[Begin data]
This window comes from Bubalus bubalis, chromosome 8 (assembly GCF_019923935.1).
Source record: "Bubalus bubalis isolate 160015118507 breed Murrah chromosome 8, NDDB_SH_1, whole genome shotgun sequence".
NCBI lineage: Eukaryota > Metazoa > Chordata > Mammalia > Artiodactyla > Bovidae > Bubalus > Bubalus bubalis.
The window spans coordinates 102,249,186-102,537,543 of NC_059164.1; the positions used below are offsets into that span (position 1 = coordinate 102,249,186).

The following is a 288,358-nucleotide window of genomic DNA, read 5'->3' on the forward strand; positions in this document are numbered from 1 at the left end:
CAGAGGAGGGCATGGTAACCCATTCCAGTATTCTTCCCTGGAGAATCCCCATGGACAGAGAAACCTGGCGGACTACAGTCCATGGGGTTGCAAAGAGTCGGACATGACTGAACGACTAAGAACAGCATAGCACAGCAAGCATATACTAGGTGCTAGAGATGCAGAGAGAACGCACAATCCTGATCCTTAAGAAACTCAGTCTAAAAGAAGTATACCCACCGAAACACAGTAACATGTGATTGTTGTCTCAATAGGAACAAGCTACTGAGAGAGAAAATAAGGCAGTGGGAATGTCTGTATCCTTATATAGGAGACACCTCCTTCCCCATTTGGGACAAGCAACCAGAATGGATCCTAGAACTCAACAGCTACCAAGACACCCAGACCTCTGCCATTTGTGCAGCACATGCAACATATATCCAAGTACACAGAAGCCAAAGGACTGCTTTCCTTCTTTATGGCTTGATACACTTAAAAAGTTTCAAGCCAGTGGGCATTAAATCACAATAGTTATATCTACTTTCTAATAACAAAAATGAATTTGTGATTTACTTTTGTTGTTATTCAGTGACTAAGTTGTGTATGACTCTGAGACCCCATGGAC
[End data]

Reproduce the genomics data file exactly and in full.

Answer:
This window comes from Bubalus bubalis, chromosome 8 (assembly GCF_019923935.1).
Source record: "Bubalus bubalis isolate 160015118507 breed Murrah chromosome 8, NDDB_SH_1, whole genome shotgun sequence".
NCBI lineage: Eukaryota > Metazoa > Chordata > Mammalia > Artiodactyla > Bovidae > Bubalus > Bubalus bubalis.
The window spans coordinates 102,249,186-102,537,543 of NC_059164.1; the positions used below are offsets into that span (position 1 = coordinate 102,249,186).

The following is a 288,358-nucleotide window of genomic DNA, read 5'->3' on the forward strand; positions in this document are numbered from 1 at the left end:
CAGAGGAGGGCATGGTAACCCATTCCAGTATTCTTCCCTGGAGAATCCCCATGGACAGAGAAACCTGGCGGACTACAGTCCATGGGGTTGCAAAGAGTCGGACATGACTGAACGACTAAGAACAGCATAGCACAGCAAGCATATACTAGGTGCTAGAGATGCAGAGAGAACGCACAATCCTGATCCTTAAGAAACTCAGTCTAAAAGAAGTATACCCACCGAAACACAGTAACATGTGATTGTTGTCTCAATAGGAACAAGCTACTGAGAGAGAAAATAAGGCAGTGGGAATGTCTGTATCCTTATATAGGAGACACCTCCTTCCCCATTTGGGACAAGCAACCAGAATGGATCCTAGAACTCAACAGCTACCAAGACACCCAGACCTCTGCCATTTGTGCAGCACATGCAACATATATCCAAGTACACAGAAGCCAAAGGACTGCTTTCCTTCTTTATGGCTTGATACACTTAAAAAGTTTCAAGCCAGTGGGCATTAAATCACAATAGTTATATCTACTTTCTAATAACAAAAATGAATTTGTGATTTACTTTTGTTGTTATTCAGTGACTAAGTTGTGTATGACTCTGAGACCCCATGGAC